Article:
Regular endurance exercise improves the diminished hepatic carnitine status in mice fed a high-fat diet

Mol Nutr Food Res. 2011 Sep;55 Suppl 2:S193-202. doi: 10.1002/mnfr.201100040. Epub 2011 Jul 19.

Abstract

Scope: Metabolic stress induced by chronic high-fat (HF) diet feeding or genetically induced diabetes impairs carnitine status. Herein, we tested the hypothesis that regular endurance exercise (EE) improves the HF diet-induced impairment of carnitine status through stimulating the expression of hepatic genes involved in carnitine synthesis and uptake.

Methods and results: Eighteen male C57BL/6 mice were assigned to three groups: group S received a standard diet, group HF received a HF diet, and group HF+EE received an HF diet and was regularly exercised on a treadmill. After 10 wk, mice of the HF and the HF+EE groups were highly obese and insulin resistant compared with mice of the S group (p<0.05), but mice of the HF+EE group were less insulin resistant than those of the HF group (p<0.05). The HF group had lower carnitine concentrations and mRNA and protein levels of genes involved in carnitine synthesis and uptake in the liver than the S group (p<0.05), whereas these parameters did not differ between the S group and the HF+EE group.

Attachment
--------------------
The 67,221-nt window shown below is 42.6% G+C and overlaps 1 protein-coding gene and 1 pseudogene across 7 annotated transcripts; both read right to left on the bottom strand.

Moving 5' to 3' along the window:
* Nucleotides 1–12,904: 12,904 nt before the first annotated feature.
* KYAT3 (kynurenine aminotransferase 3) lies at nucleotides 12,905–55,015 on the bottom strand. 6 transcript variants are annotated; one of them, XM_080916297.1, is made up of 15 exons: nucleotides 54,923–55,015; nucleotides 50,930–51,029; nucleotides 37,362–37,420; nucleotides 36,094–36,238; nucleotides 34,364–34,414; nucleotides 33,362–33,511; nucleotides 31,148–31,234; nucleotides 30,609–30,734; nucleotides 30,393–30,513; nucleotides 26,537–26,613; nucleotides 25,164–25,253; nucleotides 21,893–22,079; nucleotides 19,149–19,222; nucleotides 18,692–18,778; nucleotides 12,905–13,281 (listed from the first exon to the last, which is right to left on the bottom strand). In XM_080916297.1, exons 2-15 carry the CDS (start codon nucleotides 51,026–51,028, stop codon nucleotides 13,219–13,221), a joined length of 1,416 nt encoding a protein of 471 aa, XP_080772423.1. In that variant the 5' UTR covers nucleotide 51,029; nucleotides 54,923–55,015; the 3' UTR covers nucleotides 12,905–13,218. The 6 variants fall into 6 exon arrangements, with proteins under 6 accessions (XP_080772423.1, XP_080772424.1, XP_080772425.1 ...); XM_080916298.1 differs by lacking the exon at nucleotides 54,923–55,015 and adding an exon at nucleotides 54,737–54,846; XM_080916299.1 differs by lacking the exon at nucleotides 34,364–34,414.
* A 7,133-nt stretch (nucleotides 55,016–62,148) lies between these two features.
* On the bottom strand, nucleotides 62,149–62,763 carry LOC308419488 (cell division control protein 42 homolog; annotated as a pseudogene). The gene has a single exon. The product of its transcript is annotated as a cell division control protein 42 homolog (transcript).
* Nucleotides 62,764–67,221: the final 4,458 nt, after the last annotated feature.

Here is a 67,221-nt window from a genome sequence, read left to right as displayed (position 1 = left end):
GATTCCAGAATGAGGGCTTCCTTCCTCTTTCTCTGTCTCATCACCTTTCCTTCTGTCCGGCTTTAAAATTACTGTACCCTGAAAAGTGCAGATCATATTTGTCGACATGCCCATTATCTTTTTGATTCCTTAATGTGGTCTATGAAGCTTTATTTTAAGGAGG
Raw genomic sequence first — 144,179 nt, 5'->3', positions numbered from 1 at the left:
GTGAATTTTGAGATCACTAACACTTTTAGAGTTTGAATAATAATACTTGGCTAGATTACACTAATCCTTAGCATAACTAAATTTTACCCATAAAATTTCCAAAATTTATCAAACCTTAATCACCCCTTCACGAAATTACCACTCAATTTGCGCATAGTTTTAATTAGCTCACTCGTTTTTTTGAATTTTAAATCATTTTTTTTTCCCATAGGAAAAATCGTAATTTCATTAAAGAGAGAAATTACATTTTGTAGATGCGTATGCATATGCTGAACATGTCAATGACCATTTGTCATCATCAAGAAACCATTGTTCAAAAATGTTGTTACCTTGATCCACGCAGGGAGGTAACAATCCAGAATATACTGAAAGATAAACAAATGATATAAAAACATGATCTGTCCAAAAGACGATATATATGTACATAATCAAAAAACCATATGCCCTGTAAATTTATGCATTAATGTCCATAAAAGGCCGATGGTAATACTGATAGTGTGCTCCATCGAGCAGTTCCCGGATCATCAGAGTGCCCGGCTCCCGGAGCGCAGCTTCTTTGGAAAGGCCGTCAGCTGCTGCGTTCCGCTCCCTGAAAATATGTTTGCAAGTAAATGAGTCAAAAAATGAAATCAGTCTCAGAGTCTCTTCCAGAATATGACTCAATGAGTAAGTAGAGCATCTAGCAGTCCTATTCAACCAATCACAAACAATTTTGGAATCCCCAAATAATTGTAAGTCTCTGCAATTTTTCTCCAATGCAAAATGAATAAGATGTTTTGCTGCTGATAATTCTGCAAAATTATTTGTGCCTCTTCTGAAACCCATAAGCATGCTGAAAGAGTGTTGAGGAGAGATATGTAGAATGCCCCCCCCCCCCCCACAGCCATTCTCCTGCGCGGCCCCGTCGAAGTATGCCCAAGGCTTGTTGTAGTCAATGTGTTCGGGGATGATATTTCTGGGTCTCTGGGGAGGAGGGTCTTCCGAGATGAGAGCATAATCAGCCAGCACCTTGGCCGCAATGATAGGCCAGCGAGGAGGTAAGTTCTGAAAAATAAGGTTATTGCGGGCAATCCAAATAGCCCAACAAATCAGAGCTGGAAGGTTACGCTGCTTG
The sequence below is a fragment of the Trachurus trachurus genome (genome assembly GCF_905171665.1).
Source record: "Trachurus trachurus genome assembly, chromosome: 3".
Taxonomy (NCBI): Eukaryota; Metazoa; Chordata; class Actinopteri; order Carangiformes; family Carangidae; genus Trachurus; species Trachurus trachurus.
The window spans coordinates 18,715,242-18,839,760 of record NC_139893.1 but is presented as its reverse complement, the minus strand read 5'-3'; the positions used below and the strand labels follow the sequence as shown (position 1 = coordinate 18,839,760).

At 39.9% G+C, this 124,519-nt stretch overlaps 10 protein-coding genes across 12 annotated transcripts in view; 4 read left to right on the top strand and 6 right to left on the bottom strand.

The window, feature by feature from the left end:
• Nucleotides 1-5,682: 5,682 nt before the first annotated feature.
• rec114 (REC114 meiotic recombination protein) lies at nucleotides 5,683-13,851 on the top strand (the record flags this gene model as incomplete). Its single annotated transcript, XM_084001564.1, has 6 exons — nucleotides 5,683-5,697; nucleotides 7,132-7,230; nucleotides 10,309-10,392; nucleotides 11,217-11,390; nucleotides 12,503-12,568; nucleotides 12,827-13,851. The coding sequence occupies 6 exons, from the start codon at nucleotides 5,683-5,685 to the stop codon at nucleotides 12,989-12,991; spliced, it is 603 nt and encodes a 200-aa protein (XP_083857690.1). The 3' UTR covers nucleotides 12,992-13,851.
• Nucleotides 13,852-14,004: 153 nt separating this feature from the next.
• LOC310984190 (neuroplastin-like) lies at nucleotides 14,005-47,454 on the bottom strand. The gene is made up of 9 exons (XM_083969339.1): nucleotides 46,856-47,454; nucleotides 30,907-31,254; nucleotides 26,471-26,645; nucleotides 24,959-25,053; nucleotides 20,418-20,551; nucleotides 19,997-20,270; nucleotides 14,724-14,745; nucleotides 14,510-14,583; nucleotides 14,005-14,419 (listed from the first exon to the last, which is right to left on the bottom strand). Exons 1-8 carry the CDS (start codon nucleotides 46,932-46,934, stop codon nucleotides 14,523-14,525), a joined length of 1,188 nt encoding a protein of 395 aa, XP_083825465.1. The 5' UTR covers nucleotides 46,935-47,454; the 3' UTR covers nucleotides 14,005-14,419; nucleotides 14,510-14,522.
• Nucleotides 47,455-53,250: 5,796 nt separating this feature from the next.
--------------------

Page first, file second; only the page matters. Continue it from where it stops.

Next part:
Conclusion: These findings indicate that regular EE reverses an HF diet-induced impairment of hepatic carnitine content by stimulating hepatic carnitine synthesis and uptake.

MeSH terms

  • Acetylcarnitine / blood
  • Animals
  • Body Weight
  • Carnitine / genetics
  • Carnitine / metabolism*
  • Diet, High-Fat*
  • Fatty Acids / metabolism
  • Gene Expression Regulation
  • Glucose Intolerance
  • Homeostasis
  • Insulin Resistance
  • Liver / metabolism*
  • Male
  • Mice
  • Mice, Inbred C57BL
  • Muscle, Skeletal / metabolism
  • Obesity / metabolism
  • PPAR alpha / genetics
  • Physical Conditioning, Animal
  • Physical Endurance*
  • RNA, Messenger

Substances

  • Fatty Acids
  • PPAR alpha
  • RNA, Messenger
  • Acetylcarnitine
  • Carnitine